By Meredith Cicerchia 0 comments 03/08/2017
10 Fluency strategies for struggling readers

Literacy skills are one of the most important areas of ability children develop in their first few years at school. They begin by sounding out words and learning to recognize common vocabulary from books and classroom materials. With sight reading and spelling practice comes greater fluency.

Reading speeds up and comprehension of more complex texts becomes possible as vocabulary knowledge grows exponentially. However, not all students find learning to read such an easy process. Struggling readers can quickly fall behind their peers and may develop low self-esteem and a lack of confidence as a result.

Because reading ability impacts performance across all areas of the curriculum, including writing skills, it’s important to provide adequate strategy training as early as possible. Ideally remediation is tailored to the individual student’s needs, particularly when a learning difficulty is involved.

By Meredith Cicerchia 0 comments 02/28/2017
Jobs for people with Down syndrome

A growing number of adults with Down syndrome enjoy greater independence and enhanced skills development today thanks in part to employment opportunities. Having a job builds confidence for people with Down syndrome, whether it is a paid or volunteer position. It’s also a good way to increase awareness of learning difficulties among the general public, especially when it comes to showing the many talents these very capable and special individuals possess.

From working as baristas in community coffee shops to taking positions in national chains, handling the front desk at offices, or working with their hands in the great outdoors, people with Down syndrome can thrive in a wide range of positions when they have the support, drive and skills they need to perform the job.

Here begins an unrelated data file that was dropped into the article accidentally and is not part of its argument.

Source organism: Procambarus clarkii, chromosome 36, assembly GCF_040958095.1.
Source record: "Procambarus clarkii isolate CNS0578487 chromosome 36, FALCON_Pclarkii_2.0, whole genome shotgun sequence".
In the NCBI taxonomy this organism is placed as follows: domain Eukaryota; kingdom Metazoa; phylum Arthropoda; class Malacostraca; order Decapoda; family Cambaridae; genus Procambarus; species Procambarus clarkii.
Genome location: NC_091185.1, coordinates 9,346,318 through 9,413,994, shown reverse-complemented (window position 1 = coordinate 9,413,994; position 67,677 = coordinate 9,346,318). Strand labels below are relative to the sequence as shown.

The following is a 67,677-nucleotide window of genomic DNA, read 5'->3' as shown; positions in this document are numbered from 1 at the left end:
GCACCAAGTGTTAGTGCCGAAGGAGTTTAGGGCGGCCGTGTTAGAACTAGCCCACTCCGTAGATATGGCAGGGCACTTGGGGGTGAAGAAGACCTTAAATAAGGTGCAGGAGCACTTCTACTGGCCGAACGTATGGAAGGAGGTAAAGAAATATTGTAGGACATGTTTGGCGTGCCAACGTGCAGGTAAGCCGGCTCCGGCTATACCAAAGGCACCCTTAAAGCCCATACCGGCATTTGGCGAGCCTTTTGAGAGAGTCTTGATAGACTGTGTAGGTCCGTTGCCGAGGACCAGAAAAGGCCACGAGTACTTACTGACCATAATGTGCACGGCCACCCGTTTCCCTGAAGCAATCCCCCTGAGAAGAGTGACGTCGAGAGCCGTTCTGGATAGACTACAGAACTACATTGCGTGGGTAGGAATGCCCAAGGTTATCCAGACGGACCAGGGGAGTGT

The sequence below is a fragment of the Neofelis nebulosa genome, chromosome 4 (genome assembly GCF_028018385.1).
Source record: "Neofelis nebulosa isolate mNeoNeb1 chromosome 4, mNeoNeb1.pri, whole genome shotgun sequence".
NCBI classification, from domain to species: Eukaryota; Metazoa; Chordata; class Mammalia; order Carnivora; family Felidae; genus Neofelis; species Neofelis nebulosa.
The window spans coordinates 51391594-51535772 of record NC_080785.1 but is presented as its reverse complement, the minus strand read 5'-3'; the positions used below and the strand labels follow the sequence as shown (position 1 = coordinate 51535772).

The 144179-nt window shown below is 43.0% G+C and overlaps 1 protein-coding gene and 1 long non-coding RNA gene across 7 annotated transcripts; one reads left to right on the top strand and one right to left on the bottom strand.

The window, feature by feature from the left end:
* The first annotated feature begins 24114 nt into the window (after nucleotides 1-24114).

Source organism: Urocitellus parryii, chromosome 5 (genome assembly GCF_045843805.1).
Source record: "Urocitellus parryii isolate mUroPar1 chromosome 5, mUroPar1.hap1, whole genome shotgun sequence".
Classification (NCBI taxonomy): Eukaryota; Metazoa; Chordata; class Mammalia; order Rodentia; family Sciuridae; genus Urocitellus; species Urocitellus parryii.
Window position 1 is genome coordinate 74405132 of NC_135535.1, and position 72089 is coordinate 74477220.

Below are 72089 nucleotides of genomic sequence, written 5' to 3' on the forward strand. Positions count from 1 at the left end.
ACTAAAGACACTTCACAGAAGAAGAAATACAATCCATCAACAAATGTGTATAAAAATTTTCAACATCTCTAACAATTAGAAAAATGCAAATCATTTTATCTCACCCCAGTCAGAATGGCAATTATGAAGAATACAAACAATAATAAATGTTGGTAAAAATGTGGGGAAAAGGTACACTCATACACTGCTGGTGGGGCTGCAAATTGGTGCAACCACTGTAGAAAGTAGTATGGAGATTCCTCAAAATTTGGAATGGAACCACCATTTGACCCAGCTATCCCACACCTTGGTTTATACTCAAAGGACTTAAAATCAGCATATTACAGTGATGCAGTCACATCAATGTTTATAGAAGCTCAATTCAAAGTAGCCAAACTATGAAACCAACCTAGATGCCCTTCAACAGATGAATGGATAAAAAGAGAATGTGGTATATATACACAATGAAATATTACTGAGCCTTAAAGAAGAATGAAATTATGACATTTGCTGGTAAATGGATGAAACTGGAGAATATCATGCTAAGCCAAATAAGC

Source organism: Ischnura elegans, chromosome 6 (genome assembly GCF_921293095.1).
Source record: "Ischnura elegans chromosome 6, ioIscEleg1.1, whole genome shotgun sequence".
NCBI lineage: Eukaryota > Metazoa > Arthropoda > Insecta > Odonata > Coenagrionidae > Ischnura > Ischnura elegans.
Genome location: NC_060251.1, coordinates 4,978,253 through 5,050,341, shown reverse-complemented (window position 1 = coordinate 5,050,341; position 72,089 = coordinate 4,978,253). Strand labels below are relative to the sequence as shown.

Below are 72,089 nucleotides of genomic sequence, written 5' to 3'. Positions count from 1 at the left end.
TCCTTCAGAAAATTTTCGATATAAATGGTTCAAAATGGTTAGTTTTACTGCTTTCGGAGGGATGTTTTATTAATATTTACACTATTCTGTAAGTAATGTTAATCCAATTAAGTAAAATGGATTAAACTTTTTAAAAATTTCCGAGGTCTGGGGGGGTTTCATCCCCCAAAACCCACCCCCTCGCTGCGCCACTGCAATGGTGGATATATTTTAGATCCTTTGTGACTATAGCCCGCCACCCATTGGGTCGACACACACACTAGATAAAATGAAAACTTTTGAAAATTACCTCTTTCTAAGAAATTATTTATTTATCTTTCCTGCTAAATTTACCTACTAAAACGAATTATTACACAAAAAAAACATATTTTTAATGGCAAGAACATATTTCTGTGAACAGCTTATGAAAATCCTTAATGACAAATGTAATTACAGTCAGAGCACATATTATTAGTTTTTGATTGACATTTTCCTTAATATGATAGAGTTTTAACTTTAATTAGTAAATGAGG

By Meredith Cicerchia 0 comments 02/21/2017
Dyspraxia vs. apraxia of speech

Dyspraxia is a fine and/or gross motor skills difficulty that may also impact on learning. Symptoms range in severity and can make it difficult for a child to dress him or herself, hold a pen or pencil and perform other daily activities. Estimates in the UK suggest that 1 child in every 10 struggles with some form of dyspraxia.

While apraxia is a related neurological condition, it represents a complete loss of motor skills impairing a person in a particular capacity. There are many kinds of apraxia but in the case of apraxia of speech, the muscles of the mouth including the tongue, jaw, cheeks, palate and lips cannot be coordinated to produce intelligible spoken language.